Attitudes towards interracial marriages in South Africa

By Published On: 3rd July 2017

Photo: Amy of

June, not only February, is an important month to celebrate love. In particular, for love that transcends inter- and outer-group barriers. On 12th June 2017 marked fifty years since the U.S. Supreme Court ruled in the Loving v. Virginia case that marriage across racial lines was legal throughout the United States of America (USA), wiping laws that prohibited such marriages in certain states at the time[1].  In South Africa, marriage and sexual relationships between historically defined race groups were similarly prohibited by the Prohibition of Mixed Marriages Act (Act No 55 of 1949) and the Immorality Act of 1950. These anti-miscegenation laws were introduced by the apartheid government and formed part of its overall policy of separateness, which included pieces of legislation such as the Population registration and Group Areas Act. The Prohibition of Mixed Marriages Act was eventually repealed in June 1985 – by the Immorality and Prohibition of Mixed Marriages Amendment Act – allowing inter-racial marriages and relationships[2].  That year, Suzanne Leclerc and Protas Madlala became the first couple from different historically defined race groups to get married in South Africa after the change[3].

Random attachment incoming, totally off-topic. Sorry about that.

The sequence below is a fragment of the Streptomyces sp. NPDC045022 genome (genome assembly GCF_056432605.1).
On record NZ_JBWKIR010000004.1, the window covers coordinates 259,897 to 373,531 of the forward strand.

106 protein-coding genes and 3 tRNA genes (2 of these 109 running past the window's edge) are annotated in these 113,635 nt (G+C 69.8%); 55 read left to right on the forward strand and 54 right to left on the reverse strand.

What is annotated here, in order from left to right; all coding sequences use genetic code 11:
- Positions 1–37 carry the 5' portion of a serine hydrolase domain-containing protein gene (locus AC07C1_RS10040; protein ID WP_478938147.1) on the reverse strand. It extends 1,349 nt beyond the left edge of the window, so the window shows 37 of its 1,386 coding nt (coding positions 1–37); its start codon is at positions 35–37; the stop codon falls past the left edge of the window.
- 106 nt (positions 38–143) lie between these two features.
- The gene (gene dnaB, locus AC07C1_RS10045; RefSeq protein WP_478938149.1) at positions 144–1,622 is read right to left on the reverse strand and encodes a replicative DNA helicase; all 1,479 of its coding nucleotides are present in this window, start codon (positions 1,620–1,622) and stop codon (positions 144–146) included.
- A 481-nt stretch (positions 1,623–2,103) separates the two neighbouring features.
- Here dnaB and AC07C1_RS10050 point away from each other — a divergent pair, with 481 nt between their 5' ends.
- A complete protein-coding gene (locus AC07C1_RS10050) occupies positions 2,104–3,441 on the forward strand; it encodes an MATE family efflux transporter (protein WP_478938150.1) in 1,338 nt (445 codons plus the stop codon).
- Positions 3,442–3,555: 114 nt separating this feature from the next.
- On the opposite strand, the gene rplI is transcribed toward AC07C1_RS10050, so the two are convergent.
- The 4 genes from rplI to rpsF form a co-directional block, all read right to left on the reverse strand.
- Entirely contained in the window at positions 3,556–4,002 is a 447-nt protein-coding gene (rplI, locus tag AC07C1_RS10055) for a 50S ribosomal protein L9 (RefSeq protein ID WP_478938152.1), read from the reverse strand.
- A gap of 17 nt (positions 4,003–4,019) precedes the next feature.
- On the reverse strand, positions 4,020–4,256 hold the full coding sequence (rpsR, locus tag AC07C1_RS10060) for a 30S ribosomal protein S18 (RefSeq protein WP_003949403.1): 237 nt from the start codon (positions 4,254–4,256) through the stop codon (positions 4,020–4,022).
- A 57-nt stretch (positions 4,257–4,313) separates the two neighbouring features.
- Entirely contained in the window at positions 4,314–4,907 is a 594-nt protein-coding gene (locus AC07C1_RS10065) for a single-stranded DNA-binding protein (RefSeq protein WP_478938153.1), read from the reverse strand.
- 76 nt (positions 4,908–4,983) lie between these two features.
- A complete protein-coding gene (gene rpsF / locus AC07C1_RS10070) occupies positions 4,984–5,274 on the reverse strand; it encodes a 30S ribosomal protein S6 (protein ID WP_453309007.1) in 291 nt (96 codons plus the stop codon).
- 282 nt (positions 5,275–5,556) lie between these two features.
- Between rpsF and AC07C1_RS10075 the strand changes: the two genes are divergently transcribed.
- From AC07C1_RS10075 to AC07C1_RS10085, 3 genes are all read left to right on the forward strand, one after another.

More than three decades later, a study conducted by researchers at North-West University in Mahikeng show that the odds of and individual marrying someone of the same race as themselves decreased from 303:1 in 1996, to 95:1 in 2011 – thus, an increase in interracial marriages in South Africa. The researchers attribute this to 1) “general changes in attitudes in society”; and, 2) “mutual tolerance” of people from various historically defined race groups in South Africa[4].

Intergroup marriages are considered an important measure of the dissolution of social and cultural barriers, therefore of social and cultural integration. Despite coming from different backgrounds, partners in intergroup (here interracial) marriages are likely to share some common values and aspirations. These elements are seen to be enabling of social cohesion in multicultural societies[5]. However, not only the odds of interracial marriages, but also attitudes towards interracial marriages are of importance when considering intergroup marriages as a measure of integration.

To this end, we can use data from the South African Reconciliation Barometer (SARB). One of the questions in the SARB survey asks respondents whether they would approve, disapprove or are neutral should a close relative of theirs marry someone from a different race group. This forms part of a list of questions with regards to attitudes towards racial integration in various contexts, which includes interracial marriage, integration at school and integration in neighbourhoods. Among these inter-racial marriage was consistently the least approved of the list provided from 2003-2013[6].